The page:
It’s beginning to feel a lot like 1994. Back then, a bitter labor dispute between Major League Baseball’s owners and players’ association resulted in the cancellation of the ’94 season. Now, an eerily reminiscent disagreement between the owners and the players has already cost MLB a massive opportunity to capture the American sports landscape as the first major sports league to return from its Covid-19 hiatus.
Why It Matters
The pandemic interrupted nearly every sports operation on the planet. As organizations waited for the world to sort itself out, a growing opportunity rose to whichever one could return first. Naturally, baseball had the advantage of its season not having started yet, and the owners and players agreed to a modified collective bargaining agreement based on the shifting environment.
The problem is that so much as changed since the deal was struck in March. And while the owners agreed to pay the players a prorated salary based on the number of games played, they’re fearful of the economic consequences of playing games without fans and have repeatedly tried to walk back those numbers.
The owners’ latest deal calls for a 76-game season with players earning 50 percent of their prorated salaries and an additional 25 percent on completion of the playoffs. The players are expected to rebuff this offer, and there’s little optimism a new deal will be reached. As a worst-case, per the agreement in March, MLB can institute a 48-game season without the players’ consent but will owe them fully prorated salaries.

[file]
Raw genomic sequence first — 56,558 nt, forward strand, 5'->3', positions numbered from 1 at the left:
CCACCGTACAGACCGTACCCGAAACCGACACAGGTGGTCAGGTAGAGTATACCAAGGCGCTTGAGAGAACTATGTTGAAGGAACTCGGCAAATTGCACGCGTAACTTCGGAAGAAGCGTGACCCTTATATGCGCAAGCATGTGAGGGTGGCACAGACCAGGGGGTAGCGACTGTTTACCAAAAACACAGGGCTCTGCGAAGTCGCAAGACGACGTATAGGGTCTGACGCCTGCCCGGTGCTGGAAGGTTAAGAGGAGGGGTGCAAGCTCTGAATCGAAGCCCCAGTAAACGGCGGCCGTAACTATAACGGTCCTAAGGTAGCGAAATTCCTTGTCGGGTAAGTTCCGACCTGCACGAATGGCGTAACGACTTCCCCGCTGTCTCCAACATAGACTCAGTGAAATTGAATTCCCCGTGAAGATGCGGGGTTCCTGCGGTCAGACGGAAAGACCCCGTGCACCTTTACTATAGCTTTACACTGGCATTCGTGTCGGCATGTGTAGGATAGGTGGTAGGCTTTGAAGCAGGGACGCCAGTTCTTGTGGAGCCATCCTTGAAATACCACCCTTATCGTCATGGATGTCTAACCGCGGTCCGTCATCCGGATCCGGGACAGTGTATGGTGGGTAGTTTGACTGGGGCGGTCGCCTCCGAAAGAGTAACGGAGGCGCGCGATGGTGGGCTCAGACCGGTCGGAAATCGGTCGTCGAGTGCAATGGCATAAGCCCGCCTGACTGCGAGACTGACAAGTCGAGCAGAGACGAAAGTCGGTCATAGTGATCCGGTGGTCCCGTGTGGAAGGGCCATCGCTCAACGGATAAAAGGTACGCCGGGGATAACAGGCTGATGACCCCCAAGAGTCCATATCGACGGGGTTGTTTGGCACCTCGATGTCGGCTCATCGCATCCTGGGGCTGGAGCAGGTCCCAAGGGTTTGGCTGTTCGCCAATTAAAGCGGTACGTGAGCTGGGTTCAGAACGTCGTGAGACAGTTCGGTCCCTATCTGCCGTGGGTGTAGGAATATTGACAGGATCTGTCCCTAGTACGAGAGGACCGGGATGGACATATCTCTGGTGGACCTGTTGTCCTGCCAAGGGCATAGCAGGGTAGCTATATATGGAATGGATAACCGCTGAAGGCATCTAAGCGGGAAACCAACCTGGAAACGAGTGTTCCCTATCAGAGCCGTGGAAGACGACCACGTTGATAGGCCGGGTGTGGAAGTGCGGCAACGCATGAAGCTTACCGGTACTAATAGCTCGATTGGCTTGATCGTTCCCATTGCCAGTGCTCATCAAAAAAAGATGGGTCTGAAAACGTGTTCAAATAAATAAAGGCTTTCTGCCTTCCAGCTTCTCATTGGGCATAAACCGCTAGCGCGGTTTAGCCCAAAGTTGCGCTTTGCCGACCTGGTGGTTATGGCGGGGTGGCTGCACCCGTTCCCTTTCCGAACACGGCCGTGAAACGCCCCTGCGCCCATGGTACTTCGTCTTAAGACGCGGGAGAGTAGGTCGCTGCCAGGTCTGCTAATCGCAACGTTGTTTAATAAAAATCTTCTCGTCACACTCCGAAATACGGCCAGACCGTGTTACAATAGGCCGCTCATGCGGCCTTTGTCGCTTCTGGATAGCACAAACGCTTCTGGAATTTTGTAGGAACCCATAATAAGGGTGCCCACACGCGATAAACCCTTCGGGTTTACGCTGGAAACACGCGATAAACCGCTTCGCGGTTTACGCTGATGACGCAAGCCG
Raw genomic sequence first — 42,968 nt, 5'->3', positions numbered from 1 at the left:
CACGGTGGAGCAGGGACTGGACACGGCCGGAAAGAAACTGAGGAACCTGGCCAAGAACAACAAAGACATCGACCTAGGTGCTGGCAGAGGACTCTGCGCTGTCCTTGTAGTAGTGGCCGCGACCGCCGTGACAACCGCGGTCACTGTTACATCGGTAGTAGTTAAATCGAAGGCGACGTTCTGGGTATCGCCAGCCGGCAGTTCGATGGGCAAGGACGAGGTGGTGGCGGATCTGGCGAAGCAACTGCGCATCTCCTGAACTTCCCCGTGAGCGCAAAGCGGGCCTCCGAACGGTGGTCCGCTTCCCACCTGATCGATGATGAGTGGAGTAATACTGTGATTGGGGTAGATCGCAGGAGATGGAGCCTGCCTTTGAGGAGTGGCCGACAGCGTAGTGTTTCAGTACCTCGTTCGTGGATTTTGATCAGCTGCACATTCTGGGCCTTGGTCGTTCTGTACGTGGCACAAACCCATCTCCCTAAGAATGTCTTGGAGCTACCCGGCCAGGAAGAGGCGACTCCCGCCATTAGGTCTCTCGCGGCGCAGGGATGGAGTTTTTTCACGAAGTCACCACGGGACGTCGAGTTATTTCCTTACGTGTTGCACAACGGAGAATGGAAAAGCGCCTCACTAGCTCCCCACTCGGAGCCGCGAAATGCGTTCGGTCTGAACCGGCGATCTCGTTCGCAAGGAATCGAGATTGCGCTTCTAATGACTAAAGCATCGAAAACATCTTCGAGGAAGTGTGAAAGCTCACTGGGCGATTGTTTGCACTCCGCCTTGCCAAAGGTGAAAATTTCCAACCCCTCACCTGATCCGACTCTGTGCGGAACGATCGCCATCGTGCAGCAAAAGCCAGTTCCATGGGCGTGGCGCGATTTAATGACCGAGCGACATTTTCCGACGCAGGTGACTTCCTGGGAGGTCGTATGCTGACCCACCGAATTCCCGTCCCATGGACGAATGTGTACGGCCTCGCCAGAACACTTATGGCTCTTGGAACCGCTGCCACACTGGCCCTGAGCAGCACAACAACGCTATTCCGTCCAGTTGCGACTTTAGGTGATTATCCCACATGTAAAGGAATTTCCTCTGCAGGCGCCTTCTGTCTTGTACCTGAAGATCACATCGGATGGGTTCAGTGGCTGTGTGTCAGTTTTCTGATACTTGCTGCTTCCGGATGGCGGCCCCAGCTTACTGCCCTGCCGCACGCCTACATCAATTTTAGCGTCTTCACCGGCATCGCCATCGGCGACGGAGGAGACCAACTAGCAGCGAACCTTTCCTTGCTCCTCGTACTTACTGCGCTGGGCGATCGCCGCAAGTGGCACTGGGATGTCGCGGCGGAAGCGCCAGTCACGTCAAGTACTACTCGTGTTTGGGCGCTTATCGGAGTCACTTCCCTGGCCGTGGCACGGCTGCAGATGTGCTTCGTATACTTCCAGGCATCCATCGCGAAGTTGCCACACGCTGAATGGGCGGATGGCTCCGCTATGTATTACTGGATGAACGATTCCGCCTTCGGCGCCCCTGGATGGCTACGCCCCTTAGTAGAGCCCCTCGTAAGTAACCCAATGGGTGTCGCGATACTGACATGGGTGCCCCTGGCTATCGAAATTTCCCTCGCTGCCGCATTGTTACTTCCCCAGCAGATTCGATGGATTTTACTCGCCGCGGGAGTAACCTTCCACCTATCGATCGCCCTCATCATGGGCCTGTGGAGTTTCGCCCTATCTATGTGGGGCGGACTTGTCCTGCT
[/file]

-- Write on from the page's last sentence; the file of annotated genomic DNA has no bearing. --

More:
Numbers to Consider
- $1.206 Billion – The value of the players’ fully prorated salaries in a 48-game season
- $1.43 Billion – The amount of the players’ total compensation, about 31 percent, contingent on completing the playoffs under MLB’s 76-game proposal.
- 68,494,752 – MLB’s total attendance in 2019, a number that could crater due to Covid-19 restrictions
Worth Your Time
Global Stock Markets Retreat: Just a day after U.S. Stocks rallied the S&P 500 index into positive territory for the year, the market retreated backward. Since the U.S. officially entered a recession in February, the market performance may indicate things could turn positive quicker than expected. Still, questions remain and fears of a second wave of the virus persist. (LINK)
Sustainable City Living: In the wake of the coronavirus pandemic, Chinese tech conglomerate Tencent Holdings is taking the opportunity to reimagine urban centers. The company plans to begin construction on a 21-million-square foot development project in Shenzhen. With energy-efficient power consumption, a robust public transit system and a waterfront designed to withstand rising sea levels, the project could innovate on many aspects of how cities are designed and operate. (LINK)
Real Estate Investing with a Little Help from Friends: Throughout the stay-at-home duration of the pandemic, thousands of investors are opting to invest through commercial real estate. But rather than fund full deals, a number of them are buying small pieces of properties through crowdfunding. Covid-19 has knocked down prices, so active deals are in demand. (LINK)
Defiance in Hong Kong: Thousands of protestors rallied Tuesday in Downtown Hong Kong, defying police restrictions on demonstrations marking the one-year anniversary of a million-person rally of arguably the city’s most tense moment in decades. (LINK)
A Couple Cents on Social
Watch Justin Oh talk about NKLA and take questions from the community (LINK)
View how to take a dive into the international video game market (LINK)
Check out executive compensation at public companies (LINK)
See you tomorrow!
— Justin Birnbaum